On Thursday the NFL will promote it’s newest class from amateur sports into professionalism, and maybe, stardom. This is always a stressful time of year. How could it not be? Drafting the wrong player could be more than detrimental to a franchise, setting it back years and years (see the Cleveland Browns and Washington Redskins since 1999).
The level of angst involved in each team’s pick, exceeds and is reminiscent of, the 80s game show Press Your Luck. The game show consisted of 18 squares that lit up randomly and a button contestants had to push to stop the light on a square. In the squares were cash prizes, vacations, boats and other game show stuff. There was also a character called the Whammy that would basically erase any prizes the contestants had earned to that point. This of course caused contestants to rock back and forth muttering “no Whammy, no Whammy, no Whammy”, and looking crazier than the Joker in Arkham Asylum. As a kid I watch the cardiac arrest inducing reruns with the same shear glee, I assume, the rest of America did back in 1983. That is until some guy figured out the sequence wasn’t random, won a ton of money and then more or less killed the show.
There is a similar feeling around the NFL draft. The choices feel very random, and one wrong decisions can screw up everything a team has worked this hard to achieve. With the stakes this high, this is the pinnacle of drama. This year’s draft is set to be the most dramatic of them all. There are a lot of teams in need, and there are question marks all over the place. Thursday the questions, and the games, will begin.
“No Whammy, no Whammy, no Whammy.”
Will The Real Jadeveon Clowney Please Stand Up?
With Jadeveon Clowney, the talent is already there. He’s got the speed strength and size to be dominant at the pro level. There should be no question marks around him. None. Yet here we are wondering if he’ll pan out. The reason, of course, has to do with his effort. Clowney has been accused by numerous (albeit anonymous) sources of taking plays off. While his coaches come to his defense, the criticisms still hang in the air like the remnants of a smelly fart. After all, if the Houston Texans do take Clowney at number 1, can they expect a guy who gives his all every down? Should they expect the guy who allegedly saved himself for the NFL? It’s pretty unclear. Think about it this way, if a guy puts in less effort to keep himself injury free for the NFL it stands to reason that he would do the same thing in a contract year. He might do the same thing if his team looks like it might not make the playoffs, or if they’re getting blown out. This is not to say that Clowney is that kind of guy but once the questions are raised, they just kind of stay there.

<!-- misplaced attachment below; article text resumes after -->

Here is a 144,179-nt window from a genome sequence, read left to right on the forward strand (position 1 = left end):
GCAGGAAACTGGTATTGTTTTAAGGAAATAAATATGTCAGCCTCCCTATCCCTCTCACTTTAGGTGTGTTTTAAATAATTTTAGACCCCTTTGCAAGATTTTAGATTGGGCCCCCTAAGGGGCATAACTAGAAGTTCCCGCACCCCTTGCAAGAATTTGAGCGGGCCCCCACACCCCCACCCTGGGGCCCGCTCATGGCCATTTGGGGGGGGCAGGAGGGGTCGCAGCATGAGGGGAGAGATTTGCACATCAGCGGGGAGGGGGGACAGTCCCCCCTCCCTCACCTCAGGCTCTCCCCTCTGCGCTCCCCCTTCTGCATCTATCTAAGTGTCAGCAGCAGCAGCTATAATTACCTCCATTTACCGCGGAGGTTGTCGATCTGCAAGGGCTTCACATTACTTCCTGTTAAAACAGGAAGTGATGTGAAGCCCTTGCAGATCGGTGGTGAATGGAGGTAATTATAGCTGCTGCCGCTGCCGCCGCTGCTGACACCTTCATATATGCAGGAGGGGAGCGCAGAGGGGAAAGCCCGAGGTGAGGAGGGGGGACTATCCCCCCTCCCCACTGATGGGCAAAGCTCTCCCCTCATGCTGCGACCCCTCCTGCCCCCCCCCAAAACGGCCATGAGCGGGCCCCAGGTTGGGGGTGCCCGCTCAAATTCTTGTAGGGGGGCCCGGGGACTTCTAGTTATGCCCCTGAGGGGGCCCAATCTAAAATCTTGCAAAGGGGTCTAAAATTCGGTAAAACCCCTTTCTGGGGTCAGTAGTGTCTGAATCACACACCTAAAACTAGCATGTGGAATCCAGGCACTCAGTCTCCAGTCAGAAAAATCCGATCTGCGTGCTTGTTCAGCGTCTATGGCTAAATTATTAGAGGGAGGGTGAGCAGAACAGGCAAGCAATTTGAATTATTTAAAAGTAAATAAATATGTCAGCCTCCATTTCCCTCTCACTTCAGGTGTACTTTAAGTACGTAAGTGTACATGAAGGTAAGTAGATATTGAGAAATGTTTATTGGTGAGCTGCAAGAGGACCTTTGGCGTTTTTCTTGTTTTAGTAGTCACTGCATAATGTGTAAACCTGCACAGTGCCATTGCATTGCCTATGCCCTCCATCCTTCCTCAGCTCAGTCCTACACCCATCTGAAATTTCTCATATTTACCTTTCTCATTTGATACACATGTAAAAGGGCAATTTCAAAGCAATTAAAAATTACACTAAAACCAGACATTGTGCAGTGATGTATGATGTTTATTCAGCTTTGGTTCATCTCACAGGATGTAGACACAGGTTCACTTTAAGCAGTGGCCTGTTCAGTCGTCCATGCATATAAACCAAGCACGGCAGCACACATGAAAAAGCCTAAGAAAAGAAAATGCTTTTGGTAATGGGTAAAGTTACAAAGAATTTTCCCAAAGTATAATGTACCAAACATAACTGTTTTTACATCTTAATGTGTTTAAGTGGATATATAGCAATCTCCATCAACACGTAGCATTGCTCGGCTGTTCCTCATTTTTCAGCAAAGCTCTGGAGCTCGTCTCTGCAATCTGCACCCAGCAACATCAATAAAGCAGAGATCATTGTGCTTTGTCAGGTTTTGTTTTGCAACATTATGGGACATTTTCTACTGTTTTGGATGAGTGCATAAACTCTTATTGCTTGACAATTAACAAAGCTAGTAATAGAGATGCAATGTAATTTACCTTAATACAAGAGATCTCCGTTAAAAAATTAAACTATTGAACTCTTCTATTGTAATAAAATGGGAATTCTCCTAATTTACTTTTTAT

Which Jadeveon will we get? The one who (allegedly) takes plays off? Or the Clowney who, all but erased a man from the pages of human history?
In Johnny Football We Trust?
Johnny Manziel needs no introduction. He was college football’s most electric offensive player by far. If you want to talk about a human highlight reel, Johnny Manziel is your guy. He’s also the guy that has been riddled with the biggest questions. He is after all, no stranger to controversy. Johnny is a star and isn’t shy about wanting to live the life style. His parents are affluent and as a result he’s had money to spend. This is important because we’ve seen how he spends it before he’s gotten his own multi-million dollar deal. He hasn’t been really reckless but, ever since Ryan Leaf, going to Vegas with your money is going to give any GM pause (this is before his height and risky play style are referenced). Johnny is the super athletic and hyper talented guy who, as of this moment, may or may not have his head screwed on right. Manziel earned the nickname Johnny Football, and with good reason, he can flat out ball. My opinion is that football won’t be the thing that gets Johnny off track.
Teddy Bridgewater And The Great Divide.
In his games he demonstrates the savvy, poise, and knowledge of a pro. At his pro day he looked bafflingly terrible. He’s Teddy Bridgewater, the most NFL ready prospect of all the quarterbacks. The pro-style offensive at Louisville prepared him for this. He had full autonomy of the offense. Not known for having the strongest arm, Bridgewater was a brains over brawn kind of guy. He uses his eyes to manipulate the defense, he’s incredibly intelligent showing an understanding of football concepts beyond his years. One pro day should not undermine these qualities. It just seems so strange to see a guy like Bridgewater look that off. Even in his episode of QB camp with Jon Gruden, his throws looked off. His poise and intelligence were there but the throws looks so…average. So the question with Bridgewater is the same as Jadeveon Clowney. Which one is the real one? Usually in these situations you go back to the tape. The tape doesn’t lie (usually) but, that pro day is the little red flag that could. It’s a red flag that’s not going to go anywhere until week 1 of the season.
2014 may prove to be the NFL’s gut check draft. It hardly seems like teams know what they want, even though most of that is the usual misdirection and gamesmanship that has come to define the biggest offseason event in sports. It’s the obsessing about hand size and 40 times, that define this moment. GMs and other front office executives are trying to show some clairvoyance by trying to see and know the very thing they can’t see and can’t know. We sit at home watching it like some sadistic game of Press Your Luck, which says a lot more about us more than it says anything else.